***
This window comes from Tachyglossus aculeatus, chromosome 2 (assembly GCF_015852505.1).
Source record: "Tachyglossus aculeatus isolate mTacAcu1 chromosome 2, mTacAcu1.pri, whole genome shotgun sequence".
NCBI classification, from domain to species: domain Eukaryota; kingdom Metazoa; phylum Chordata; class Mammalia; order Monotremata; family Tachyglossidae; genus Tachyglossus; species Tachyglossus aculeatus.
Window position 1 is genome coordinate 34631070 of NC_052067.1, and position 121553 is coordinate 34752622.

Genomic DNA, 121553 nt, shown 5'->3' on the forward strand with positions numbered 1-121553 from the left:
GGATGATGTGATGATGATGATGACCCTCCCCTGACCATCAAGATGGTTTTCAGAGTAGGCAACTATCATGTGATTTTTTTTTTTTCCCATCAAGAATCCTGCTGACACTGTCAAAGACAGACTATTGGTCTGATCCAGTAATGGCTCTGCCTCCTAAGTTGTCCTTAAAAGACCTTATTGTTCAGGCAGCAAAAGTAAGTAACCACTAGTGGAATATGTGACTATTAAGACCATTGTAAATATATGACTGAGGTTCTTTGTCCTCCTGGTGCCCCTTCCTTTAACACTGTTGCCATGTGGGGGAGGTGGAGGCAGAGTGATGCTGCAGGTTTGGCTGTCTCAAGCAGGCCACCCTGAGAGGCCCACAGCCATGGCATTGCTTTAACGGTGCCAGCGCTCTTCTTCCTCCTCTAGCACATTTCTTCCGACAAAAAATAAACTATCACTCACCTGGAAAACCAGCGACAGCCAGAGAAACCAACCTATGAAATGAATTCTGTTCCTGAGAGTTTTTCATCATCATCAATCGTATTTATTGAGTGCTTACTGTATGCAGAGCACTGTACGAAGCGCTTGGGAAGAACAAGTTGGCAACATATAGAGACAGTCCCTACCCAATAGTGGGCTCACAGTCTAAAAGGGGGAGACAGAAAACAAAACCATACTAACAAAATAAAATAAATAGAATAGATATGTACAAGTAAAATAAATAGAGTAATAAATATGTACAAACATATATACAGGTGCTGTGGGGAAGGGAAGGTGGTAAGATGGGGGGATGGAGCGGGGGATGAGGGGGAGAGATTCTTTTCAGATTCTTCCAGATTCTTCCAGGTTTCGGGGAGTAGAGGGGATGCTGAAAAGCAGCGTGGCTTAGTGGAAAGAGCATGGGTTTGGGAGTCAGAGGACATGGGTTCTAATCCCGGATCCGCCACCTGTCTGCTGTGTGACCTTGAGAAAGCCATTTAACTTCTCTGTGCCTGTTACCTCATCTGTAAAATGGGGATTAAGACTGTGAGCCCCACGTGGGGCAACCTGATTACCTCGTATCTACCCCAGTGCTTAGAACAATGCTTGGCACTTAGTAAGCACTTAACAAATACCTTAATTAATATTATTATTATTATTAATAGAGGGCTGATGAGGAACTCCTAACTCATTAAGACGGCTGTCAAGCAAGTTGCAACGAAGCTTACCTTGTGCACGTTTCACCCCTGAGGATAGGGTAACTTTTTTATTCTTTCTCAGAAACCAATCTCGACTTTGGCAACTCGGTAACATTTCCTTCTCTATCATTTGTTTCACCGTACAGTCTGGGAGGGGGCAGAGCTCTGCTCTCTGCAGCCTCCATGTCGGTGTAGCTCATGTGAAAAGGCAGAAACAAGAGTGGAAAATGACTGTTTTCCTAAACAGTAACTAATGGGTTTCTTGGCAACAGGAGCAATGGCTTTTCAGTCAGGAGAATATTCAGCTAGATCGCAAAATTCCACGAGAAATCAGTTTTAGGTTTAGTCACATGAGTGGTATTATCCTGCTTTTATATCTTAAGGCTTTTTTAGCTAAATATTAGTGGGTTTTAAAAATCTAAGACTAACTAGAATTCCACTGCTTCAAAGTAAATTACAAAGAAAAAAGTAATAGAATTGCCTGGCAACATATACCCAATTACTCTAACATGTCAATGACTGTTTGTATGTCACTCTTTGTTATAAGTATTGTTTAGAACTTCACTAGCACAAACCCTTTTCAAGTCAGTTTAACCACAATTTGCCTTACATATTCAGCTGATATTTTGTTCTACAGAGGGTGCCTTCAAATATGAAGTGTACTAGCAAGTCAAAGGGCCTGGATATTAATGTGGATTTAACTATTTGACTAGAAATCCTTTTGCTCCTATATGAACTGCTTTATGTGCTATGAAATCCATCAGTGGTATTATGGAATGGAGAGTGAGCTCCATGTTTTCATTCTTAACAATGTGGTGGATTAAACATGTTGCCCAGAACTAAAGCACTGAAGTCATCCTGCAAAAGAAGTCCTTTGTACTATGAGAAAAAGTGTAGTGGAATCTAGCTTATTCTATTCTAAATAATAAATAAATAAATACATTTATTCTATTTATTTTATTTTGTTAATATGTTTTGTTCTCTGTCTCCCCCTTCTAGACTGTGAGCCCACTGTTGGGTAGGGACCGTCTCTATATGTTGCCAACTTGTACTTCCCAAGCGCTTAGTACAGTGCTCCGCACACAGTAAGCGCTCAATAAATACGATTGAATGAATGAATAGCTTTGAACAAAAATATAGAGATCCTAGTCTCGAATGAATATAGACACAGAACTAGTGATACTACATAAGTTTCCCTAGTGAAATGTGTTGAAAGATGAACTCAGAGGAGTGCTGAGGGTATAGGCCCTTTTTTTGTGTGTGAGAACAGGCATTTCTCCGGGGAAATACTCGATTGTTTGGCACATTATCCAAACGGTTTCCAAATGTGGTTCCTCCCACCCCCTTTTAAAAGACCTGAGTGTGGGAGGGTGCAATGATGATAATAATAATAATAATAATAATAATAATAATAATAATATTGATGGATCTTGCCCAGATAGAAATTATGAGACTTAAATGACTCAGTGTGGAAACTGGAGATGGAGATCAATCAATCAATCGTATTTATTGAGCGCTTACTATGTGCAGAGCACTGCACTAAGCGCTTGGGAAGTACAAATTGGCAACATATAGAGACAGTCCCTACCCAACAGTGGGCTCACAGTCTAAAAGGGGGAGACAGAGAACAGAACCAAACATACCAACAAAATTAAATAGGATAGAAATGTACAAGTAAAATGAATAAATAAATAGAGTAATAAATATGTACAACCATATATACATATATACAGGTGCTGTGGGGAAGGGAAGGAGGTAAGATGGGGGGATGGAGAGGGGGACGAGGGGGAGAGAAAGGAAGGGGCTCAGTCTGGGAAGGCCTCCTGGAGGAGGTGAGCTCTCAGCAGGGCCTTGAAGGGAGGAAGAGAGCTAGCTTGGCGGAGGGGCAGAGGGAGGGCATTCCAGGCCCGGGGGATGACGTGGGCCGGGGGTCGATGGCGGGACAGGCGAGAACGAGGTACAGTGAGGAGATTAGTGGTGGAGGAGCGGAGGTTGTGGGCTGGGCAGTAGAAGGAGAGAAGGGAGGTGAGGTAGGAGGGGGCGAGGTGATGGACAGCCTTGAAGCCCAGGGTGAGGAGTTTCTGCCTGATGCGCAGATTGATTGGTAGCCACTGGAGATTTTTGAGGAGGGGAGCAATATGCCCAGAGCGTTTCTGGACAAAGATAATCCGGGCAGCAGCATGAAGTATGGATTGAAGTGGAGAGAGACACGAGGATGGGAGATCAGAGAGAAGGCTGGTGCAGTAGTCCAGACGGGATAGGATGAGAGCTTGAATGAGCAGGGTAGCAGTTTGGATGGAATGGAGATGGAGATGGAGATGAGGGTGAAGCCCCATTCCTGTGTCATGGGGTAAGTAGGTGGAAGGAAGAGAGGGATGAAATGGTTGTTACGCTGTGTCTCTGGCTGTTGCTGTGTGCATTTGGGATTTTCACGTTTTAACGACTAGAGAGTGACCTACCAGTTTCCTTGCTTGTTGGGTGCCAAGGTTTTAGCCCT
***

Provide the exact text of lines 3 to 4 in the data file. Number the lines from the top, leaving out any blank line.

NCBI classification, from domain to species: domain Eukaryota; kingdom Metazoa; phylum Chordata; class Mammalia; order Monotremata; family Tachyglossidae; genus Tachyglossus; species Tachyglossus aculeatus.
Window position 1 is genome coordinate 34631070 of NC_052067.1, and position 121553 is coordinate 34752622.